Wednesday, February 25, 2009
First, a history lesson. In the old days there was no such thing as a model railway gearbox outside the realms of the highest quality model makers with a fully equipped machine shop at their disposal. Normal souls would fit the crown gear to the axle and then fudge some sort of plate to hold the motor and its worm gear in something like the right place. Various suggestions were advanced to achieve a perfect mesh such as wrapping thread around the worm or using a piece of Bronco toilet paper between the two. Most people fiddled and adjusted finally settling on a less than perfect mesh as a better option than flinging the model across the room in frustration.
Sometime in the late 80's along with neon coloured clothing and Kajagoogoo the etched kit business got serious and people started to manufacture gearboxes to help the mesh challenged. Iain Rice's book of the time explains how to deal with both types of motorising as older kits still required you to put a DS10 or even X04 into your cast whitemetal chassis .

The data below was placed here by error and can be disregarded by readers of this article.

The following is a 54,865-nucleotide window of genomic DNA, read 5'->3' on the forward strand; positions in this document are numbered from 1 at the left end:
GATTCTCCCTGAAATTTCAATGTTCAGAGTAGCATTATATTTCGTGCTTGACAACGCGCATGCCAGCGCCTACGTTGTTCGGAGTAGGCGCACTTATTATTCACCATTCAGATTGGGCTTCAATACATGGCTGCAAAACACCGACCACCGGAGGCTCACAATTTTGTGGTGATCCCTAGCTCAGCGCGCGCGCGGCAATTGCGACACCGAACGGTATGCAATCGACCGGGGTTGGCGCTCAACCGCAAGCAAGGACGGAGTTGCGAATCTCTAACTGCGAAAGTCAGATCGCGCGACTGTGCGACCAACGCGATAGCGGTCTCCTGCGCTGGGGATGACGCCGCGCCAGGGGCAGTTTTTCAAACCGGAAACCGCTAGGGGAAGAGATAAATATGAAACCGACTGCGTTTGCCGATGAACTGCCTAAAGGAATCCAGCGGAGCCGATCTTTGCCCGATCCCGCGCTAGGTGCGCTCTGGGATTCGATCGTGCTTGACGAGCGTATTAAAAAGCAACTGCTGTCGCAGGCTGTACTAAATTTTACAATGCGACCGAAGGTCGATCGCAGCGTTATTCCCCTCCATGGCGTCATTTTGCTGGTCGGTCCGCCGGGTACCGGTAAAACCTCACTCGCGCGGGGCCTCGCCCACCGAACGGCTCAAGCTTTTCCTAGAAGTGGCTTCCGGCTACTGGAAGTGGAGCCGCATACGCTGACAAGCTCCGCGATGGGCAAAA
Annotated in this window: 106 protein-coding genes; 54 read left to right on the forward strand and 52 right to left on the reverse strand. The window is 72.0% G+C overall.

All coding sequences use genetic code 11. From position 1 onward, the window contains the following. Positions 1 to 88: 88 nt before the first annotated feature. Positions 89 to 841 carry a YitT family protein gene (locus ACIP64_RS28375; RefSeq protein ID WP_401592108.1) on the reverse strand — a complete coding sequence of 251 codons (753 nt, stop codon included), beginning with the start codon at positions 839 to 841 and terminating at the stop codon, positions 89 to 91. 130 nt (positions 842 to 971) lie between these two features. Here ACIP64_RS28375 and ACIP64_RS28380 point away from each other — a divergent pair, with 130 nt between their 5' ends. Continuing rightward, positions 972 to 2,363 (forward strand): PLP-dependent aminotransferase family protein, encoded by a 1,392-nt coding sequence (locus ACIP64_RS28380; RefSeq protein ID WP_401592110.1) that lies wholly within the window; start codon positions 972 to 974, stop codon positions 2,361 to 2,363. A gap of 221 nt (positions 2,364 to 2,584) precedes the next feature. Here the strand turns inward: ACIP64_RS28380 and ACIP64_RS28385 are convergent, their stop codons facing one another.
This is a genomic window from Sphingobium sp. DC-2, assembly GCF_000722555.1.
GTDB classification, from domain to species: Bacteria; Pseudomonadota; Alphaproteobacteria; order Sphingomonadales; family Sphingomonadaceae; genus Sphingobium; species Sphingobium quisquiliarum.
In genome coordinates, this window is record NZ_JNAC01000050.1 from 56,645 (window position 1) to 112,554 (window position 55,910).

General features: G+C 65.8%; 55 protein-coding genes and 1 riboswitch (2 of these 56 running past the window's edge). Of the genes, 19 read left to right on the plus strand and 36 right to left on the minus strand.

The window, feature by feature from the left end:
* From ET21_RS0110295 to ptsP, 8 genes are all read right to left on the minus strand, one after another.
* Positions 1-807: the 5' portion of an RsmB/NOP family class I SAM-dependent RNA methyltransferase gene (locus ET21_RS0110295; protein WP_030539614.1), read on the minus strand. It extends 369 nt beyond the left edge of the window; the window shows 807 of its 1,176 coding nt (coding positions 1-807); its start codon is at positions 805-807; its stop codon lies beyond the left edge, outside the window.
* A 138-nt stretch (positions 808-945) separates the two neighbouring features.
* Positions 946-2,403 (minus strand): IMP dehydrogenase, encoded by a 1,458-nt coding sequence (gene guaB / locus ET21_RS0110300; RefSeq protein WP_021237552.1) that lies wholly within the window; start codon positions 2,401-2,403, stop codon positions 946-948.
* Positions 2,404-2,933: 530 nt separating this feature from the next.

Anyway as far as I am concerned a gearbox is A Good Thing. My meshing is always terrible without one. I also like the opportunity to sort it out off the model. When asked how to do the mechanical bits my stock answer usually involves a Branchlines gearbox or for the really keen, something from High Level Models.
In the S&D tank a 'box is supplied on the etch. Sadly it's designed to use Ultrascale gears which are frequently difficult to obtain. Anyway I'd been supplied with a Romford set. This is fine except that the motor is offset to one side and the worm gear has a boss with the grub screw in it which wants to occupy the same space as the gearbox side.
To fix this I loped the offending metal off with a piercing saw. Hopefully this won't affect the structural strength detrimentally. So far I've got away with it.